Just to be argumentative...
Right, the drop per hour will become less and less. I
assumed he meant an average of 3 degrees per hour over the
night, but 3 degree drop in the first hour or two is
possible for my house. Still there is no way my house will
drop to 48 degrees in 8 hours at an outside temp of 15
degrees. Maybe with an outside temp of 0 or -10 degrees.
Well, it will drop as fast as it drops. "Should" doesn't enter in. You are
talking about very modest low temps (my god, -15C is only like +5F), and
your insulation is thoroughly adequate for that kind of cold, if indeed it
meets code, which you are assuming. I doubt you have ripped a wall open.
There are only two considerations in my opinion:
1. Don't let it get so cold in the house that you get massive condensation
on the windows
2. Don't let it get so cold that the furnace can't restore comfort in a
reasonable length of time.
And if you are waiting till you get up to turn on the furnace, that time is
probably shorter. In a well-insulated house (if yours is code, it is
well-insulated), there is very little payoff in letting the place get way
cold. A 5 degree setback day to night is plenty. You should buy yourself a
setback thermostat and learn how to run it, and let it take care of things
As i said It was windy on the first test only an hr test, second test no
wind a 1 hr test 1 degree drop. I have r 100 - 110 in attic , apx r 30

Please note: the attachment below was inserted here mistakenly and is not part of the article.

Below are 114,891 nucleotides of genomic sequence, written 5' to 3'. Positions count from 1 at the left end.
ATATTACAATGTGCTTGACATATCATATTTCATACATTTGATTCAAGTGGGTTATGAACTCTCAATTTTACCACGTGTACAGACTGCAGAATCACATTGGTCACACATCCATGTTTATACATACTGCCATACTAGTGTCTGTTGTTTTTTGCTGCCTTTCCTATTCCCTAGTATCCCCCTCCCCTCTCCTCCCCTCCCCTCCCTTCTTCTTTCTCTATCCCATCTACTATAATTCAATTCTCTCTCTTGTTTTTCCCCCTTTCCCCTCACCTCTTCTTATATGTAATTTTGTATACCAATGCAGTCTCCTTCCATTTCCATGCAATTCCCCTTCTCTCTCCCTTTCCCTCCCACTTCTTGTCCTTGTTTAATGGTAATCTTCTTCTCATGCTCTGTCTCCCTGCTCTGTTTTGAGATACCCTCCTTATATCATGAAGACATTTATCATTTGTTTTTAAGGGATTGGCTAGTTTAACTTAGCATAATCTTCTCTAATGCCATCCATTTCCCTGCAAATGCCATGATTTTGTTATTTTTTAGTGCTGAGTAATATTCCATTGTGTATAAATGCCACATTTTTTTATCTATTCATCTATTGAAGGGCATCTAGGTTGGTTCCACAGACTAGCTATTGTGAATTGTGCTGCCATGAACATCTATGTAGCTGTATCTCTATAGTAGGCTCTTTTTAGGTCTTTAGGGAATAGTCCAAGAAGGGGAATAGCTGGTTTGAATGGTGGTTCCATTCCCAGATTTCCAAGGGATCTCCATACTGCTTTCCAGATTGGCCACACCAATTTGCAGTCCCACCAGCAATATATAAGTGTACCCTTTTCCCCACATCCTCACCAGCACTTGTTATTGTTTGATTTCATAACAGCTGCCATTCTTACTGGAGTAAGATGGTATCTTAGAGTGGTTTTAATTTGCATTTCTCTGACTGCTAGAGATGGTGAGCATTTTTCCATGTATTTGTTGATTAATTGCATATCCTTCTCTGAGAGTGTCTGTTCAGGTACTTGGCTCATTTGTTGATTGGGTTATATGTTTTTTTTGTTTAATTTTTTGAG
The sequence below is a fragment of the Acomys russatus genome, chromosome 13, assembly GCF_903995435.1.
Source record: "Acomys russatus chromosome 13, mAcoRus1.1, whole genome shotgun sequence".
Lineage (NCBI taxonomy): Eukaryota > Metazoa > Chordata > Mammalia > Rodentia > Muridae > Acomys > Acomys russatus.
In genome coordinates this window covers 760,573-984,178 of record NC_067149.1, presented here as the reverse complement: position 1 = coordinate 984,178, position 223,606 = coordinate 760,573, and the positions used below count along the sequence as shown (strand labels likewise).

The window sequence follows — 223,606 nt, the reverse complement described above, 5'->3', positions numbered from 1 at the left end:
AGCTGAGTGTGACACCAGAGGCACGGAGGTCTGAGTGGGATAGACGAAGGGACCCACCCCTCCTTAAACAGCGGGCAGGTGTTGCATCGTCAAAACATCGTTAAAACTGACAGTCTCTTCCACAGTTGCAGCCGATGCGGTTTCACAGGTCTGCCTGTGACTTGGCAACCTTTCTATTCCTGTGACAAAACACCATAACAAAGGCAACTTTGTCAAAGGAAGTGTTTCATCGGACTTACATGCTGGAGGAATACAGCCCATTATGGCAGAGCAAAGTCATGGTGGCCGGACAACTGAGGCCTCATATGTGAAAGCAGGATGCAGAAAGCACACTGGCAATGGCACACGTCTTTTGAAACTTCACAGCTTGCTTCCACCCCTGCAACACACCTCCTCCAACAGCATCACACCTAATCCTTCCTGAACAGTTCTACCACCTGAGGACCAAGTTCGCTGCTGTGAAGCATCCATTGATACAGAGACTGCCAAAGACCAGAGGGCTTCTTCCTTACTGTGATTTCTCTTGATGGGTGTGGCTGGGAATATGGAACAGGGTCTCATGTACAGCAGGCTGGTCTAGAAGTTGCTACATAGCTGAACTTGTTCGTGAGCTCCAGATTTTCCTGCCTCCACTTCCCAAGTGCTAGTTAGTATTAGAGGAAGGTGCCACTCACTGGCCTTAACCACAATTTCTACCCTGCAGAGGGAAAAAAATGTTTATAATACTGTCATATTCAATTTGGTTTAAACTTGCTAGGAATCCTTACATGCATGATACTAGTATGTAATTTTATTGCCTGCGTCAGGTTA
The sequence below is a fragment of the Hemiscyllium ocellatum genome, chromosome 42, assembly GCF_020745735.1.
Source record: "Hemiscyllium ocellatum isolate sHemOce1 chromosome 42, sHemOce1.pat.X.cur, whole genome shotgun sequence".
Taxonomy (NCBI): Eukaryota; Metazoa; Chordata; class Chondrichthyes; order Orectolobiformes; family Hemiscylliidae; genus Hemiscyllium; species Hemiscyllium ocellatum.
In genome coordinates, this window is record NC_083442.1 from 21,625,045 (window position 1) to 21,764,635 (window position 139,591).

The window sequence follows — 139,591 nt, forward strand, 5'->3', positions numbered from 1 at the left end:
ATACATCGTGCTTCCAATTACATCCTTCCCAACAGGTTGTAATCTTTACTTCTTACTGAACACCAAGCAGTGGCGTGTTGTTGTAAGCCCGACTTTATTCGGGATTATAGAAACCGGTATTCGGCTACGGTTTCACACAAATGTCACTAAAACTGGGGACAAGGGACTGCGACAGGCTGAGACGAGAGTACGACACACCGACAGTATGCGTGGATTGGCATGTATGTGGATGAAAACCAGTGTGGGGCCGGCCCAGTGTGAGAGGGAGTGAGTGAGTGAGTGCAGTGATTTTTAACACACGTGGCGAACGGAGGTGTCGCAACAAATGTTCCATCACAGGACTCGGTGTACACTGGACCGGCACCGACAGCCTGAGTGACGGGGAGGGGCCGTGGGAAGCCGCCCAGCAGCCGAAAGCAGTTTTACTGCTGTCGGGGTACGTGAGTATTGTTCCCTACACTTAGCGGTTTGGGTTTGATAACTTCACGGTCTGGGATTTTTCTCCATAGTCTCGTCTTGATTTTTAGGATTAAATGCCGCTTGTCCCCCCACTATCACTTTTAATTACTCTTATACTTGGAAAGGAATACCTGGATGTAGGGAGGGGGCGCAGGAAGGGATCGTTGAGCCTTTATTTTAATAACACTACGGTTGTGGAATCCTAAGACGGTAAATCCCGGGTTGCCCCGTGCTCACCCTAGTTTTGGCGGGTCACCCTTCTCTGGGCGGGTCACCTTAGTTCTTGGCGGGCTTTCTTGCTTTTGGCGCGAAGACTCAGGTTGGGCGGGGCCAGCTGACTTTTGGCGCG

walls, a fully insulated basement r-14 , and r7.2 Under, concrete
floor. New windows and doors, dual - tri pane.
For 1800 sq my gas bill was 50 total utilities 1 yr with central air
600. So Id say im doing alot of things right.
Did your test run with any incandesant lights on , A 100 watt light
bulb is a 90 watt heater putting out 10 watts of light, 10 bulbs 900
watt around 3000 btu hr. Cant have a fair test that way. Was it on a
sunny day . Whatever. My redo cut my bills 75 -80 % and my temp drop
is low as my bills prove
You've got insulation that is way beyond most of us. And
you confirmed what I was saying, "you have to know all the
factors to make a comparison." Sorry I missed the wind in
the first comment and it would sure account for a much more
rapid heat loss. No lights on in my house at night, but the
comment on my garage failed to note that I have a freezer
that would provide some heat. Don't know how much. We heat
a well insulated building about 8' by 8' with a 7' ceiling
(one window and door) with a 100W bulb. In most cases it
stays at 40-50 degrees with less than 12 hours of light time
down to 5-10 degrees. Below 0 we usually run a small
heater set at 45 degrees but it doesn't come on very often.
On Thu, 29 Jan 2004 02:16:45 GMT, "George E. Cawthon"
I did a test the other night. Unfortunatly it got warmer outside than
when i originally asked.
Pretty consistently 20F oustide all night. Not windy when we went to
sleep but very windy in the morning. Furnace turned completely off.
Temp at midnight was about 66F in bedroom and 66F near thermostat.
Temp at 8am was 60.5 in bedroom and 61.5 near thermostat.
At 20 you only lost 5 degrees in 8 hrs , Im loosing 1-1.5 at 20 no
wind, but i also only tested one hr. Temp wont fall at a linear rate ,
but i do have alot of glass and a fireplace that is really an
airconditioner as well as the stairway pours cold air downstairs. And I
only tested the living room. My bills are real low but I see I have
problems I havnt been able to fix. Old leaky houses can be a pain.
HomeOwnersHub.com is a website for homeowners and building and maintenance pros. It is not affiliated with any of the manufacturers or service providers discussed here.
All logos and trade names are the property of their respective owners.